Agata SEBASTIAN1, Aleksandra BUTRYM2, Maria MISTERSKA SKÓRA1, Arkadiusz CHLEBICKI1, Grzegorz MAZUR3, Piotr WILAND1

1Department of Internal Medicine, Division of Rheumatology, Wroclaw Medical University, Wrocław, Poland
2Department of Hematology, Blood Neoplasms and Bone Marrow Transplantation, Wroclaw Medical University, Wrocław, Poland
3Department of Internal and Occupational Diseases and Hypertension, Wroclaw Medical University, Wrocław, Poland

There are reports in the literature describing a relationship between the use of adjuvants and development of autoimmune diseases.(1) In this article, we present a case of 37-year-old female patient who was hospitalized in 2010 due to severe, non-specific chest pain and purpura. Laboratory studies revealed thrombocytopenia 51∞10(3) (normal values 140-440∞10(3)). Thrombotic thrombocytopenic purpura (TTP) with high titers of ADAMTS-13 antibody was diagnosed. TTP progression could not be halted despite treatment, necessitating administration of rituximab and removal of breast implants, what resulted in complete remission. Autoimmune/inflammatory syndrome induced by adjuvants (ASIA) was diagnosed retrospectively.(2)

Moreover, immunological studies demonstrated presence of anti-nuclear antibodies (anti-Sjögren's syndrome A) which returned to normal levels after rituximab and removal of implants, and remained normal during follow-up after two years.

In 2014, the patient reported to the Rheumatology Outpatient Clinic due to symptoms of fatigue growing for over three months and mild

pain in peripheral joints. Physical examination of the motor system revealed tenderness and edema of small joints in both hands. Laboratory studies demonstrated mild leukopenia 3.7∞10(3)/uL (normal values 4-10∞10(3)/uL), reduced components of the complement system, and positive anti-nuclear antibody (Table 1). Systemic lupus erythematosus (SLE) was diagnosed based on the Systemic Lupus International Collaborating Clinics criteria.(3) Treatment with hydroxychloroquine (200 mg/day) was initiated with improvement. In 2016, the patient again experienced symptoms of fatigue; laboratory studies confirmed hypothyroidism and the presence of antithyroglobulin antibodies. Immunological studies showed increased anti- nuclear antibody titer (anti-Sjögren's syndrome A, anti-nucleosome) as well as slightly reduced levels of C3 component of the complement system. Clinical improvement was obtained after supplementation of thyroid hormones. As determined retrospectively, the patient was six weeks pregnant at the time, but miscarried in the first trimester.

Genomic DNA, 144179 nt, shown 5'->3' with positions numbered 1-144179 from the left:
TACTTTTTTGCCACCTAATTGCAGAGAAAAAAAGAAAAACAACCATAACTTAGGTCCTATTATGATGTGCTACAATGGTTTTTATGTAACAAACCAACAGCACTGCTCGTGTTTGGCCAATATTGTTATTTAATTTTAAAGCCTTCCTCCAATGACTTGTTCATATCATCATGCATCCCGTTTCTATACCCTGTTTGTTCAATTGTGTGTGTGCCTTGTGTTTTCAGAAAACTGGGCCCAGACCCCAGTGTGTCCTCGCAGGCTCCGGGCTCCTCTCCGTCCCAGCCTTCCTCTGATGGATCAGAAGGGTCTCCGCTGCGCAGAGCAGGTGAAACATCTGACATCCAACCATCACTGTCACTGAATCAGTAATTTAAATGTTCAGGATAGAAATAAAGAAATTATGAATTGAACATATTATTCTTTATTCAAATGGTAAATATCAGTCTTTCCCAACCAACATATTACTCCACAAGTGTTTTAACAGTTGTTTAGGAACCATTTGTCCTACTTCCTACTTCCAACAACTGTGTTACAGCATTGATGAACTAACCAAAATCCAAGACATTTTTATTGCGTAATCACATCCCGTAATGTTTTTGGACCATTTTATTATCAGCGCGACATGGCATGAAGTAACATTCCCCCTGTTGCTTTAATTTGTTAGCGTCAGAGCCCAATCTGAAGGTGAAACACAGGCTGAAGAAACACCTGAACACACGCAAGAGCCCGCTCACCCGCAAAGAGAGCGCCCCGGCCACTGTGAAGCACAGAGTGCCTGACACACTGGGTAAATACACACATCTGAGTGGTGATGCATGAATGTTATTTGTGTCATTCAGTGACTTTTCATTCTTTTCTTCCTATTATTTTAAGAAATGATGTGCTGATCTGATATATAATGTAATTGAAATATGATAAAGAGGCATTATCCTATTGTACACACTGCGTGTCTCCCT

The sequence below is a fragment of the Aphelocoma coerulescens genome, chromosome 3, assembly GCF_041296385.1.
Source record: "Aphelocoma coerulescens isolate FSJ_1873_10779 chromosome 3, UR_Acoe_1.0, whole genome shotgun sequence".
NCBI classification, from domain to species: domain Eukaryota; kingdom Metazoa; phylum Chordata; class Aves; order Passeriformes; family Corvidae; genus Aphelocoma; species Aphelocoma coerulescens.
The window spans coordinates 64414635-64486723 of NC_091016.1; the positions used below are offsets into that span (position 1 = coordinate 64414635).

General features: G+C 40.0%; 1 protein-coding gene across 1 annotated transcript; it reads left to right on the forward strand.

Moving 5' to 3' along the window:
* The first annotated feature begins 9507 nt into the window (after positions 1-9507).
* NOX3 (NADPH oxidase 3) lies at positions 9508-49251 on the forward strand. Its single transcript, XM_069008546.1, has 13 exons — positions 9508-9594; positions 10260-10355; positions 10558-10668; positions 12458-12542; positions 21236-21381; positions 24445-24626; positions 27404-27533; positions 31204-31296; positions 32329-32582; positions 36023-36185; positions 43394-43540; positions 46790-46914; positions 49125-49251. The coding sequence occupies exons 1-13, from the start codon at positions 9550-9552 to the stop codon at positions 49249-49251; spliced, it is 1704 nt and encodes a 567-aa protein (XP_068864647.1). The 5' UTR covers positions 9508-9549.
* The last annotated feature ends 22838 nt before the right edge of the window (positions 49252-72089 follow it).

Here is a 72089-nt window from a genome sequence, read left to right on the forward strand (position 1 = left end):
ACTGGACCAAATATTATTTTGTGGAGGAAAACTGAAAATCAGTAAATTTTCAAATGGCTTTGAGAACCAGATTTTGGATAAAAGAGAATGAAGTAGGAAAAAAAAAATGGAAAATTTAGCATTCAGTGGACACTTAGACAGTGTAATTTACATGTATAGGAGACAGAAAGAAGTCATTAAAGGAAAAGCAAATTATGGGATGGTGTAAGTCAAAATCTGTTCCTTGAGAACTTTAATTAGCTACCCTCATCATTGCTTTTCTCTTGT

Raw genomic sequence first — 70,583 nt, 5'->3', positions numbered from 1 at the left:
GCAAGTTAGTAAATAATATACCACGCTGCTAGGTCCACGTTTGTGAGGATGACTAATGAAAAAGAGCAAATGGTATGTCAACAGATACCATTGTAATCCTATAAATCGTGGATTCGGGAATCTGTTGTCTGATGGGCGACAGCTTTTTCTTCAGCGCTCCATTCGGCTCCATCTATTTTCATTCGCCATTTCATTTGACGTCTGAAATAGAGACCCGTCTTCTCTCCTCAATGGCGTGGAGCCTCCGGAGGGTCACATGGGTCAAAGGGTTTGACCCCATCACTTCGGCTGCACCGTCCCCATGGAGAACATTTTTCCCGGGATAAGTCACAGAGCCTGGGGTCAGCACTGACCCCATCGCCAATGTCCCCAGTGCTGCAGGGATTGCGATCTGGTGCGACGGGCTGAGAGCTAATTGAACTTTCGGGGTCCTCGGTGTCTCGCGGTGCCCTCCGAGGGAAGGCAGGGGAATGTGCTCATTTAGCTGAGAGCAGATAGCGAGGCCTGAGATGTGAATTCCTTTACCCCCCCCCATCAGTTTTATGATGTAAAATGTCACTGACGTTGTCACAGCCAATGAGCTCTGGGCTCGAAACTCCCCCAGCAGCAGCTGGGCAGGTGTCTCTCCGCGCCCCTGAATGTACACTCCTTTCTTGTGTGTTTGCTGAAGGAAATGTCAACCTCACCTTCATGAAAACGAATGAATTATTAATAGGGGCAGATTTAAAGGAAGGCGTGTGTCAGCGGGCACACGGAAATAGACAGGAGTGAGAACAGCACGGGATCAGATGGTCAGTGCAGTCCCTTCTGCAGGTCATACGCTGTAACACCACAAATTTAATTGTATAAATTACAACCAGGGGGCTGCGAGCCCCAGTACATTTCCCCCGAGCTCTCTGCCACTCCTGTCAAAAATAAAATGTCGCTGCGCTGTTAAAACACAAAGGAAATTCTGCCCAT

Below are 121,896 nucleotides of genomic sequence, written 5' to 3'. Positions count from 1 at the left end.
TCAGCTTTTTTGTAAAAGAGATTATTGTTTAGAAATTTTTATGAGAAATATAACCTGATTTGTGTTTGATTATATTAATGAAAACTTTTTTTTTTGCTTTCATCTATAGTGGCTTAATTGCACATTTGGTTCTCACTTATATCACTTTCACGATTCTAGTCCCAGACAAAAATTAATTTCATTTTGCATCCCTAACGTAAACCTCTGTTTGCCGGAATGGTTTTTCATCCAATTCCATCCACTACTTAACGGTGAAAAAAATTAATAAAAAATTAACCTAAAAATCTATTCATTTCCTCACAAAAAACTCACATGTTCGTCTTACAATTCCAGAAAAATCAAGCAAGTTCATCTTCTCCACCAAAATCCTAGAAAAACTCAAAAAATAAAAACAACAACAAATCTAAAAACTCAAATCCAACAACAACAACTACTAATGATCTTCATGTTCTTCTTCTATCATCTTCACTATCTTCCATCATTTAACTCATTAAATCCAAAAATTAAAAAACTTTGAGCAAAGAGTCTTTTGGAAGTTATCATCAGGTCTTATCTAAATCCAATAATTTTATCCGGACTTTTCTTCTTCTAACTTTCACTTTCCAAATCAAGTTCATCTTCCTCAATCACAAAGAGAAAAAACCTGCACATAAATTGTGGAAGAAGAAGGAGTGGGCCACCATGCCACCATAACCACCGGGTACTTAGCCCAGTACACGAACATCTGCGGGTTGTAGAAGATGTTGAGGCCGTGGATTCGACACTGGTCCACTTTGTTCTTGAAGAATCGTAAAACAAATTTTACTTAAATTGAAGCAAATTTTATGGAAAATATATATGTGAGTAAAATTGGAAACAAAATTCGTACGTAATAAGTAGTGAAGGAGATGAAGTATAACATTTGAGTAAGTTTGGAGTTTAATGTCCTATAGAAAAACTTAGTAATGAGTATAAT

Adjuvants are substances capable of inducing severe immunological reaction.(1,4) Silicone implants and other esthetic procedures are some of the best-examined adjuvants.(5) It remains unelucidated why our patient developed high titers of antibodies and presented with clinical symptoms of SLE after two years of full remission of ASIA. It might be associated with the administration of rituximab. The patient had not suffered from infection or being under particular stress, which might be a provoking factor. Interestingly, in the subsequent years, we observed a decrease in her antibody titer or even complete clearance. We failed to find an explanation as to why the last blood tests showed reduced concentrations of one of the complement components, appearance of previously absent antithyroglobulin antibodies. We may only speculate that it might be related to early pregnancy and re-activation of mechanisms causing excessive stimulation of the immune system. To date, only isolated cases of ASIA associated with disturbances of thyroid function have been described in the literature.(6)

On the other hand, TTP may be present in 1-4% of patients with SLE and in most cases it is associated with elevated SLE activity.(7,8) Presence of two antibodies, double stranded deoxyribonucleic acid and anti-Sjögren's syndrome A at the time of TTP diagnosis, is associated with the development of systemic connective tissue disease at later time.(8)

In conclusion, ASIA remains to be an enigmatic, poorly elucidated, and therefore, unpredictable disorder.

Conflict of Interest

The authors declared no conflicts of interest with respect to the authorship and/or publication of this article.

Financial Disclosure

The authors received no financial support for the research and/or authorship of this article.


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